Khalid al-Asmr

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Khalid Mahomoud Abdul Wahab Al Asmr
Arabic: خالد محمود عبدالوهاب الأسمر‎‎
Khalid al-Asmr.png
Born (1963-12-16) December 16, 1963 (age 53)
- Irbid, Jordan
Detained at Guantanamo Bay camp
ISN 589
Alleged to be a member of Flag of Jihad.svg al-Qaeda
Charge(s) No charge (extrajudicial detention)
Status Released
Children Al-asmr is a father of eight:
Abdel rahman - (1988-11-06) November 6, 1988 (age 28)
Aisha - (1990-12-09) December 9, 1990 (age 26)
Abdullah - (1993-04-21) April 21, 1993 (age 24)
Mariam - (1995-11-16) November 16, 1995 (age 21)
Asia - (1997-06-24) June 24, 1997 (age 19)
Yousef - (1999-12-02) December 2, 1999 (age 17)
Yahia - (2001-08-02) August 2, 2001 (age 15)

Khalid Mahomoud Abdul Wahab Al Asmr is a citizen of Jordan who was held in extrajudicial detention in the United States Guantanamo Bay detainment camps, in Cuba.[1]

Khalid Mahomoud Abdul Wahab al Asmr was captured in Pakistan in January 2002 and transferred to Jordan on July 19, 2005.[2]


Born on December 16, 1963, in Irbid, al-Asmr moved to Pakistan in 1985, where he married two Afghan women.[3] The following year he enrolled in Sheik Sanif camp for a single day, claiming he wanted to travel north for Humanitarian purposes and needed the survival training.[3]

In 1987, he saw Osama bin Laden in passing, and claims to have not "met" him and only recognised him from a distance since he was a notable anti-Soviet financier.[3]

A member of Jamat al-Tabligh, he later took a job working with Abdullah Azzam's widow, opening hospitals in Northern Afghanistan until January 1992.[3]

Press reports[edit]

Mother Jones magazine published an article based on interviews with the wife of al-Asmr. Fatima Abdulbagi said that her husband had traveled from Jordan to Afghanistan to fight Afghanistan's foreign invaders, during the Soviet occupation of Afghanistan. She described the flight of herself, Al Asmr, and their seven children, from the American bombing of Afghanistan, and their arrival in Pakistan. She reported that Al Asmr was picked up by Pakistani authorities the day before they were to return to Jordan.[4]

Determined not to have been an Enemy Combatant[edit]

The Washington Post reports that Al Asmr was one of 38 detainees who was determined not to have been an enemy combatant during his Combatant Status Review Tribunal.[5] They report that Al Asmr has been released. The Department of Defense refers to these men as No Longer Enemy Combatants.

McClatchy interview[edit]

On June 15, 2008 the McClatchy News Service published articles based on interviews with 66 former Guantanamo captives. McClatchy reporters interviewed Khaled al Asmr.[6][7][8][9][10][11][12]

Khaled al Asmr described hearing his initial Pakistani captors negotiate a $5,000 bounty for him and six other captives, and that Americans immediately started beating him, while he was still hooded and bound, following his purchase.[12]

Khaled al Asmr told McClatchy reporters American interrogators beat him in the Kandahar detention facility and Bagram Theater Internment Facility.[12]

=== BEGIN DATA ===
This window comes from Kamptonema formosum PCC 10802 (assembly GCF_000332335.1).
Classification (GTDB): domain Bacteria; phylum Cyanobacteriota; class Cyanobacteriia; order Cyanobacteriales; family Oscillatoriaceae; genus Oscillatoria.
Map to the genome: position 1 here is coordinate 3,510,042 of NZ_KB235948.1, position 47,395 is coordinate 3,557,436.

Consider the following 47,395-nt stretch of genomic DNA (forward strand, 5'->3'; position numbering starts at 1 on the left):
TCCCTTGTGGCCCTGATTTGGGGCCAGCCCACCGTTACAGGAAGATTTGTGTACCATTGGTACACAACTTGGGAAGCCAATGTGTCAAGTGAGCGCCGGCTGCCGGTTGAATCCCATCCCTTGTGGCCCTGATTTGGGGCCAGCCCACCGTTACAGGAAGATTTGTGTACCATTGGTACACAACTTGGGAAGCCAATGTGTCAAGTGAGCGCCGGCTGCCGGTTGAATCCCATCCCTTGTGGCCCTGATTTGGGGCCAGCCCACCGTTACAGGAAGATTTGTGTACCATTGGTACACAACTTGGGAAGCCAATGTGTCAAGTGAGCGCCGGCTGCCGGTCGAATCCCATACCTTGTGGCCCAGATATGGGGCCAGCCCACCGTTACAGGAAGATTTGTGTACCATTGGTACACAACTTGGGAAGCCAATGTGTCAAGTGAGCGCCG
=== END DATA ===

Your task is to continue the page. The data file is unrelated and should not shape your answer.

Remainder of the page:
Khaled al Asmr told McClatchy reporters interrogators fondled his privates, which disturbed him more than the beatings.[12]

"Once they said, 'We will conduct a medical checkup.' They took me to a clinic, but instead of doing a checkup, a female soldier played with my sexual organs. When she was doing this, I prayed to God to help me, and my penis did not move."

Khaled al Asmr told McClatchy reporters that he had met Osama bin Laden during the 1980s, and had conversations with him, but he had no contact with him following the ouster of Afghanistan's Soviet occupiers.[12] He acknowledged that he had a closer relationship with Abdullah Azzam than he had acknowledged to his interrogators, but repeated he had no contact with Azzam's organization since 1992.


  1. ^ OARDEC (2006-05-15). "List of Individuals Detained by the Department of Defense at Guantanamo Bay, Cuba from January 2002 through May 15, 2006" (PDF). United States Department of Defense. Retrieved 2007-09-29. 
  2. ^ "Khalid Mahomoud Abdul Wahab al Asmr - The Guantánamo Docket". The New York Times. 
  3. ^ a b c d Summarized transcripts (.pdf), from Khalid Mahomoud Abdul Wahab Al Asmr's Combatant Status Review Tribunal - pages 19-29
  4. ^ Emily Bazelon (March–April 2005). "Searching for Khalid". Mother Jones (magazine). Retrieved 2007-06-13. 
  5. ^ "Guantanamo Bay Detainees Classifed [sic] as 'No Longer Enemy Combatants'". Washington Post. Archived from the original on 11 August 2006. 
  6. ^ Tom Lasseter (June 15, 2008). "Guantanamo Inmate Database: Page 6". McClatchy News Service. Retrieved 2008-06-16.  mirror
  7. ^ Tom Lasseter (June 18, 2008). "U.S. hasn't apologized to or compensated ex-detainees". Myrtle Beach Sun. Retrieved 2008-06-18.  mirror
  8. ^ Tom Lasseter (June 15, 2008). "Pentagon declined to answer questions about detainees". McClatchy News Service. Retrieved 2008-06-20.  mirror
  9. ^ Tom Lasseter (June 16, 2008). "Documents undercut Pentagon's denial of routine abuse". McClatchy News Service. Retrieved 2008-06-20.  mirror
  10. ^ Tom Lasseter (June 19, 2008). "Deck stacked against detainees in legal proceedings". McClatchy News Service. Retrieved 2008-06-20.  mirror
  11. ^ Tom Lasseter (June 16, 2008). "U.S. abuse of detainees was routine at Afghanistan bases". McClatchy News Service. Retrieved 2008-06-20.  mirror
  12. ^ a b c d e Tom Lasseter (June 15, 2008). "Guantanamo Inmate Database: Khaled al Asmr". McClatchy News Service. Retrieved 2008-06-15.  mirror

External links[edit]